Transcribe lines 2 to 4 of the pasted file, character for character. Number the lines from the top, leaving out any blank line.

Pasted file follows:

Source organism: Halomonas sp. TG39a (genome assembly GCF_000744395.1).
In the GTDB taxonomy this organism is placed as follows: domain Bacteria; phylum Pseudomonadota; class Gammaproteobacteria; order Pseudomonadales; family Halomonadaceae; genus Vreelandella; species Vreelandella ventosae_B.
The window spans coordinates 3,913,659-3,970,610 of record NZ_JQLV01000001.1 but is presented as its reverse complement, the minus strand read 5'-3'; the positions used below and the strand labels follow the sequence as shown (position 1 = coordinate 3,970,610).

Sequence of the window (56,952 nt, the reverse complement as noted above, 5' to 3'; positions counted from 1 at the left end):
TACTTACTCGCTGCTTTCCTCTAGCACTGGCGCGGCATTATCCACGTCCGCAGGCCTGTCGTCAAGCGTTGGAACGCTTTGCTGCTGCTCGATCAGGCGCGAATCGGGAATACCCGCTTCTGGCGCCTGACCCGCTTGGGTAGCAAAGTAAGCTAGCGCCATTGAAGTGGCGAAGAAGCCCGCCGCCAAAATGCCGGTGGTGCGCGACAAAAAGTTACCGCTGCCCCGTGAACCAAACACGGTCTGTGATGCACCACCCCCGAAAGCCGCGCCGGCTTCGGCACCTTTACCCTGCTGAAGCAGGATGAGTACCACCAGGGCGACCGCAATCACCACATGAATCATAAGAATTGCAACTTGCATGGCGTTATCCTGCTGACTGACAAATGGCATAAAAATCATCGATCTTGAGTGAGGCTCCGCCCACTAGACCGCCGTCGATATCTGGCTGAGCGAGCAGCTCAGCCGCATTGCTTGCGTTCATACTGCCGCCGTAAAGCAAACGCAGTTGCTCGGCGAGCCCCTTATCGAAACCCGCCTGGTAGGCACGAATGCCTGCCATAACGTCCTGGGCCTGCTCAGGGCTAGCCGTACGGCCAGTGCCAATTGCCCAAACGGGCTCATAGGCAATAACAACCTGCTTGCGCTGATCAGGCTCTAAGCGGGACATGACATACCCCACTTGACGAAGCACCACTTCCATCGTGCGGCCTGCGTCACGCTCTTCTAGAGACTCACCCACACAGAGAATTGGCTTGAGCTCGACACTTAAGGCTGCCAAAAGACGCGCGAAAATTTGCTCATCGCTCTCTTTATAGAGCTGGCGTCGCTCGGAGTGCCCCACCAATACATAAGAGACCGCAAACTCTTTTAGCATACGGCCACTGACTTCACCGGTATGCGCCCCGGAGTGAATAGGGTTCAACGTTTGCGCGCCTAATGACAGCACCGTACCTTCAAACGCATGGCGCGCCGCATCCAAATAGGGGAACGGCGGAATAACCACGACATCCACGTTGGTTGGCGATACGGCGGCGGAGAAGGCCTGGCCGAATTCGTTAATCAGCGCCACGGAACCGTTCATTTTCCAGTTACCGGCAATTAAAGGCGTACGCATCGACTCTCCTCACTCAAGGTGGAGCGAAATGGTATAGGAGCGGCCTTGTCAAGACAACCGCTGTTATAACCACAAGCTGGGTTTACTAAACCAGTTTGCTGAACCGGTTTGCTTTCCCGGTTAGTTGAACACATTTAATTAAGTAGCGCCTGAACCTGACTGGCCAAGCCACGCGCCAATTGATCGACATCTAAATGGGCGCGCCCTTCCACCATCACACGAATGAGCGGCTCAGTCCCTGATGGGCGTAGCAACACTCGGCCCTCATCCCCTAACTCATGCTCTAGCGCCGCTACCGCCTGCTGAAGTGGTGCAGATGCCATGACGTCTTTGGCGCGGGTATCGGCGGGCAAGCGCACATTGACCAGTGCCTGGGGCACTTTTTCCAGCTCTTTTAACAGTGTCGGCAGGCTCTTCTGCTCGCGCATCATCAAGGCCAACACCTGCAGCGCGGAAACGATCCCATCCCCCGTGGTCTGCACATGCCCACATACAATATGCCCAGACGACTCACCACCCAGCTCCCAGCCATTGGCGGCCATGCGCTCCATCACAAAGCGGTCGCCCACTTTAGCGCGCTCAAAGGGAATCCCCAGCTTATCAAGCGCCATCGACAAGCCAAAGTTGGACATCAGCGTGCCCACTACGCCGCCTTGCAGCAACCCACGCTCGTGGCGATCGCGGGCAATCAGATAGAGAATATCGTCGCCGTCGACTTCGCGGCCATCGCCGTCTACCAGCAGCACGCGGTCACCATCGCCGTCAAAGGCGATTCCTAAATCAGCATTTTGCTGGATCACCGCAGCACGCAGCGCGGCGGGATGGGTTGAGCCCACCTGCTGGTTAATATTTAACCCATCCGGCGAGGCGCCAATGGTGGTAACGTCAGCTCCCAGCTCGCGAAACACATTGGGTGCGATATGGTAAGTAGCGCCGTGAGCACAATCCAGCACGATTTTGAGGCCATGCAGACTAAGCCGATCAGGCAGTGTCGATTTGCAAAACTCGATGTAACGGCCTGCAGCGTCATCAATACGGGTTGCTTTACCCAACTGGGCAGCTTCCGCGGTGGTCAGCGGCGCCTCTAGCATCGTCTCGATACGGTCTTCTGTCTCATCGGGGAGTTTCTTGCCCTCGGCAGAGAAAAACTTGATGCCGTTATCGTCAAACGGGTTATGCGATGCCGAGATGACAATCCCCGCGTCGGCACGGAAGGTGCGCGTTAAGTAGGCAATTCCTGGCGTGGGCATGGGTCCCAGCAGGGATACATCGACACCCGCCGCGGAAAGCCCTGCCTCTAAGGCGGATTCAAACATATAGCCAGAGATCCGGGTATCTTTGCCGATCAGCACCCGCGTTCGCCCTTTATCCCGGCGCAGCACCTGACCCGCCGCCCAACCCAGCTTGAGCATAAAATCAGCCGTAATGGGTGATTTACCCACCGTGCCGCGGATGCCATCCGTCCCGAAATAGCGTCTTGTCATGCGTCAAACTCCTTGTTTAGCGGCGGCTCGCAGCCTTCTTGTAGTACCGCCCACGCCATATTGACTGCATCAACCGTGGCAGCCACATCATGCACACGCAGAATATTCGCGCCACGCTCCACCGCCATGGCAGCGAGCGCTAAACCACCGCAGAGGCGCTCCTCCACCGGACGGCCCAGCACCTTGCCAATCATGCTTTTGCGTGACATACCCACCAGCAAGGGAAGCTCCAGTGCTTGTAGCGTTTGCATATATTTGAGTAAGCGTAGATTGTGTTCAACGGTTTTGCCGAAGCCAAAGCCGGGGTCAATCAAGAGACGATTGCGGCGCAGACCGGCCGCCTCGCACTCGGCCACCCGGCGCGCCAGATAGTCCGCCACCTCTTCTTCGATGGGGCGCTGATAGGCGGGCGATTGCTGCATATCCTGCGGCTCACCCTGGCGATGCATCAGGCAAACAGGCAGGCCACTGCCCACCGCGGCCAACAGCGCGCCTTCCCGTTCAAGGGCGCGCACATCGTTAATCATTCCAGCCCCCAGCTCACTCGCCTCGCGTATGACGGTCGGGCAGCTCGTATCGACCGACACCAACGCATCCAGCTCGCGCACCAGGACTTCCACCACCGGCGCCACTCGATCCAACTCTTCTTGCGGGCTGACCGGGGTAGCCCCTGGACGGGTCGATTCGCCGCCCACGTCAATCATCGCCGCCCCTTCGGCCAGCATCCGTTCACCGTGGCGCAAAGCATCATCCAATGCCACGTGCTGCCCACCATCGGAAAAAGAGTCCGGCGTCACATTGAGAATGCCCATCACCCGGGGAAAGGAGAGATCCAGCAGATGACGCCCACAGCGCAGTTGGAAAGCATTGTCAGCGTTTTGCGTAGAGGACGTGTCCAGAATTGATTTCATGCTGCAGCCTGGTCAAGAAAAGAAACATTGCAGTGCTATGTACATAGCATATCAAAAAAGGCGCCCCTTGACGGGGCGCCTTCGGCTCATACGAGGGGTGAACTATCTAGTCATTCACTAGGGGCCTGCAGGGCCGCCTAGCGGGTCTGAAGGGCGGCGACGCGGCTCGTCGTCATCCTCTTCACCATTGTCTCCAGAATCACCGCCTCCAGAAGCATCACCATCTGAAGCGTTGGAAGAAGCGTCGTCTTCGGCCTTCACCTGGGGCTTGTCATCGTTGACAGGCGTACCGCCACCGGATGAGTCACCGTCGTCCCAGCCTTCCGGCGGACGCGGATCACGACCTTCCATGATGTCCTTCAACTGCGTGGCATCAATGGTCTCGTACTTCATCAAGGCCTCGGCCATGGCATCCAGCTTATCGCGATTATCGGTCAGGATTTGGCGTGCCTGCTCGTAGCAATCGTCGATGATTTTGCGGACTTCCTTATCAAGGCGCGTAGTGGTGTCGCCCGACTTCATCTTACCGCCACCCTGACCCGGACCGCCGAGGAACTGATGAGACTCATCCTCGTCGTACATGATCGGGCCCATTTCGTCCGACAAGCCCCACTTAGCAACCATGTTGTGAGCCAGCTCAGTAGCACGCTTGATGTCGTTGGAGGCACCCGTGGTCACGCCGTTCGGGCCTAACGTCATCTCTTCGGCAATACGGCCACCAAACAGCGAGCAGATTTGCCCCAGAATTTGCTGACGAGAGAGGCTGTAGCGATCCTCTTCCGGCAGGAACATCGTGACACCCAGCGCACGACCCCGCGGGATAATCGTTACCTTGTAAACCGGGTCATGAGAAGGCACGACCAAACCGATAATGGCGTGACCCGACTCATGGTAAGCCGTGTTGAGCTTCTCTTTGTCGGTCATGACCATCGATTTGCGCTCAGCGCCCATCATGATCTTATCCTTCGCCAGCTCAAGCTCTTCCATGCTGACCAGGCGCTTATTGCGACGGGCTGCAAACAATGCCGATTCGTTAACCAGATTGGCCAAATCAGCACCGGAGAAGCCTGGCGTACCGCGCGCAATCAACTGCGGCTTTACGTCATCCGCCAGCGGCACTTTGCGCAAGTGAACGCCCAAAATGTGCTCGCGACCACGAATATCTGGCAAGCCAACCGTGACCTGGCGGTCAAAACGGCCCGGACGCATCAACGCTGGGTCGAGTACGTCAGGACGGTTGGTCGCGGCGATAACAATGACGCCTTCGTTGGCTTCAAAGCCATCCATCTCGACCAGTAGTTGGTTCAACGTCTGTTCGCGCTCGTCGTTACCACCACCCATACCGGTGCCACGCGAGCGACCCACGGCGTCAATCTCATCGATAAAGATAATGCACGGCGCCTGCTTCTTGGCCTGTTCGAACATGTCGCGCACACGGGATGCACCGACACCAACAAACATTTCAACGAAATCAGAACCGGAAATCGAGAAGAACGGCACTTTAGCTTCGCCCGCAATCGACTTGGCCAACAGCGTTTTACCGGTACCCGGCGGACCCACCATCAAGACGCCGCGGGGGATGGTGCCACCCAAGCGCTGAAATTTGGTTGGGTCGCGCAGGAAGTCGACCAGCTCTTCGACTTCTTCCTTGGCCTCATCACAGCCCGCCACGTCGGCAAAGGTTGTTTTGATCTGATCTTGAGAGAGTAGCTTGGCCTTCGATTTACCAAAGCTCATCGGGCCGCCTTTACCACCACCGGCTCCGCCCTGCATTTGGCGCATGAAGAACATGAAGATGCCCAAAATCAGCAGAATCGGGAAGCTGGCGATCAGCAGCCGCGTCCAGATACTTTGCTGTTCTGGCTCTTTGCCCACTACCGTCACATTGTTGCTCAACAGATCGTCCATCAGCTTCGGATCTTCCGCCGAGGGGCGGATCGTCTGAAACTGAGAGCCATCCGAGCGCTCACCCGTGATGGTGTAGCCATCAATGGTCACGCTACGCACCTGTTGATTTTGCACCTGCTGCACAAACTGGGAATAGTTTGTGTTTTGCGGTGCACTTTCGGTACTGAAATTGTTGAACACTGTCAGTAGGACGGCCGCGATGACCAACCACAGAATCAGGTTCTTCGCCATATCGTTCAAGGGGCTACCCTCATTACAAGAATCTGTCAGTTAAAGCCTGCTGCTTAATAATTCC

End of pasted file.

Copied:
In the GTDB taxonomy this organism is placed as follows: domain Bacteria; phylum Pseudomonadota; class Gammaproteobacteria; order Pseudomonadales; family Halomonadaceae; genus Vreelandella; species Vreelandella ventosae_B.
The window spans coordinates 3,913,659-3,970,610 of record NZ_JQLV01000001.1 but is presented as its reverse complement, the minus strand read 5'-3'; the positions used below and the strand labels follow the sequence as shown (position 1 = coordinate 3,970,610).

Sequence of the window (56,952 nt, the reverse complement as noted above, 5' to 3'; positions counted from 1 at the left end):